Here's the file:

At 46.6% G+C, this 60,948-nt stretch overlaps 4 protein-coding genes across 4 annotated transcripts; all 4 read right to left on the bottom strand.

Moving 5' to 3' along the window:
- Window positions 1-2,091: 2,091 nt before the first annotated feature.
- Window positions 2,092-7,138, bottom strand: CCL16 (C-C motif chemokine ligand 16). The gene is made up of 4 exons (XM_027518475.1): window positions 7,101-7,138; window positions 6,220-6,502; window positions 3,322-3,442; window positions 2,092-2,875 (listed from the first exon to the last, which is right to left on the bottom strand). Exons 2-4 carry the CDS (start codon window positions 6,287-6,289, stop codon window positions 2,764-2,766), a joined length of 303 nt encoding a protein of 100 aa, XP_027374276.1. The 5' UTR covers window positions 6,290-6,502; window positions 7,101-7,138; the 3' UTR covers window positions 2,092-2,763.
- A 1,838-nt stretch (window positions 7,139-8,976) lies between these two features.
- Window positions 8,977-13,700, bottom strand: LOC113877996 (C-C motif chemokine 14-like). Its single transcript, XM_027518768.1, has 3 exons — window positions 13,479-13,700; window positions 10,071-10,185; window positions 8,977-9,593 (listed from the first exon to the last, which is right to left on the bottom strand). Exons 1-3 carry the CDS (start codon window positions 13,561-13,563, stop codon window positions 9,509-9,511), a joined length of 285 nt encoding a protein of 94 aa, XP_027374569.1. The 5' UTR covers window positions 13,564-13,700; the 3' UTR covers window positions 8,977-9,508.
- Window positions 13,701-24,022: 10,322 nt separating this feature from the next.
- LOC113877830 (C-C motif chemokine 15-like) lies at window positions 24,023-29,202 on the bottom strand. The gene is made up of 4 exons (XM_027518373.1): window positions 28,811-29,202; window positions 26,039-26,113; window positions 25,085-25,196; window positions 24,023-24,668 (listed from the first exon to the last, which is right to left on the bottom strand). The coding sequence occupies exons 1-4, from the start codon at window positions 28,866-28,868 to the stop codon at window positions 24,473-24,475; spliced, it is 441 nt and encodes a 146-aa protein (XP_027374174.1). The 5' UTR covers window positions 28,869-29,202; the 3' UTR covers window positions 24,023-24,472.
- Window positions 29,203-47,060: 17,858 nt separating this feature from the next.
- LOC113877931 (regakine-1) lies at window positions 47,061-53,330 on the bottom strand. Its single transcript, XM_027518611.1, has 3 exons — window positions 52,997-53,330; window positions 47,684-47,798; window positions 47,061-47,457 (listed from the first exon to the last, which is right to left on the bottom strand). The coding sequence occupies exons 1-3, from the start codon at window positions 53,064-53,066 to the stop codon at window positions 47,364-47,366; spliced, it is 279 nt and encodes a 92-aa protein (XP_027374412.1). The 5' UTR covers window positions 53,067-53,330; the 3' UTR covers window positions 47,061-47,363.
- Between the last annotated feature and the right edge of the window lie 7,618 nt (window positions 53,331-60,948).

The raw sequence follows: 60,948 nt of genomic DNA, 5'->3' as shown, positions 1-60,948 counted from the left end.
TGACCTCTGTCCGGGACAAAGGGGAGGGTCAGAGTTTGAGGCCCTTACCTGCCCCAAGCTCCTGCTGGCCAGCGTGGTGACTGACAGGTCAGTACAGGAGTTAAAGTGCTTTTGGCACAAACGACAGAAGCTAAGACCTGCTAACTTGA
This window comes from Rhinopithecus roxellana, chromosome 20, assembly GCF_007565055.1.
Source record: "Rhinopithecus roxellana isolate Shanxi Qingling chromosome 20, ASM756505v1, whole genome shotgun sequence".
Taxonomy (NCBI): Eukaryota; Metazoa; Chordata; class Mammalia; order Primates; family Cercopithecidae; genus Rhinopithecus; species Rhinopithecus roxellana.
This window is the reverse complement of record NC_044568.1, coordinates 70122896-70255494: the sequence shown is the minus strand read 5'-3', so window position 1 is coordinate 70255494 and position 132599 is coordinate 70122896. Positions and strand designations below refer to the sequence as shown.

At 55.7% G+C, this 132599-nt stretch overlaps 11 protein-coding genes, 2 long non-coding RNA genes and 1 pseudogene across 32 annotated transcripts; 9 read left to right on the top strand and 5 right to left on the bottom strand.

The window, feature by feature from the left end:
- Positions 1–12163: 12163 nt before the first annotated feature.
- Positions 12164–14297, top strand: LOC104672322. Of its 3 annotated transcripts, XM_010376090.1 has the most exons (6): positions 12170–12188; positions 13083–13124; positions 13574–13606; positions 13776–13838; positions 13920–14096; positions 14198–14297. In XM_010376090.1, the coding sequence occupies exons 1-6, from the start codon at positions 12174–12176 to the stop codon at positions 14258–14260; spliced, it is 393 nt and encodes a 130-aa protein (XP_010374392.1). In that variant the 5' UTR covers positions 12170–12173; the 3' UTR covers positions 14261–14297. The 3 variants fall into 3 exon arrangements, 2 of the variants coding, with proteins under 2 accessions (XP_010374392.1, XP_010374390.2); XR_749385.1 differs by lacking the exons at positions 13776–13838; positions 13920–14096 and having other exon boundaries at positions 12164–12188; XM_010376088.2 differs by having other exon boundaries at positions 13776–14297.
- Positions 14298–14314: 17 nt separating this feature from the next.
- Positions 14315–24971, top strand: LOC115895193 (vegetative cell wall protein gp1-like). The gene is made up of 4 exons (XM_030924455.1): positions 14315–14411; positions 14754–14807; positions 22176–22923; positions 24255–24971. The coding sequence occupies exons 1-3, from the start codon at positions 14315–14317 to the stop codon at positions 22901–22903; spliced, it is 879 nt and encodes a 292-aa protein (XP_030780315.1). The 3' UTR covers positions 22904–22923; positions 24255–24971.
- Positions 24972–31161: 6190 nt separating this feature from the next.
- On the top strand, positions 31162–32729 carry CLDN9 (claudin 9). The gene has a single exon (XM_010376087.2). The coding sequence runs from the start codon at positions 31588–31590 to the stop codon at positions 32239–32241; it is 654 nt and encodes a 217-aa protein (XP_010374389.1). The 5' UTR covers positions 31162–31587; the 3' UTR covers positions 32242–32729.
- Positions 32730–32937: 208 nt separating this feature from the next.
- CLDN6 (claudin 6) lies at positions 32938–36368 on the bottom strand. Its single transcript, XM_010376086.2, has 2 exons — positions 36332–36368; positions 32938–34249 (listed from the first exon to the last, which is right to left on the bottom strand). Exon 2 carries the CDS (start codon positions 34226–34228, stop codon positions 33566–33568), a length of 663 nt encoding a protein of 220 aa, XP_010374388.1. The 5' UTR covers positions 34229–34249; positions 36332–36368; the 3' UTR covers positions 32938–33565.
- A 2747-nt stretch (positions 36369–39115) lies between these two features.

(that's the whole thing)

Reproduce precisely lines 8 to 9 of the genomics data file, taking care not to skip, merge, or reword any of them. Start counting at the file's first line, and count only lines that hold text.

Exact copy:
- LOC113877830 (C-C motif chemokine 15-like) lies at window positions 24,023-29,202 on the bottom strand. The gene is made up of 4 exons (XM_027518373.1): window positions 28,811-29,202; window positions 26,039-26,113; window positions 25,085-25,196; window positions 24,023-24,668 (listed from the first exon to the last, which is right to left on the bottom strand). The coding sequence occupies exons 1-4, from the start codon at window positions 28,866-28,868 to the stop codon at window positions 24,473-24,475; spliced, it is 441 nt and encodes a 146-aa protein (XP_027374174.1). The 5' UTR covers window positions 28,869-29,202; the 3' UTR covers window positions 24,023-24,472.
- Window positions 29,203-47,060: 17,858 nt separating this feature from the next.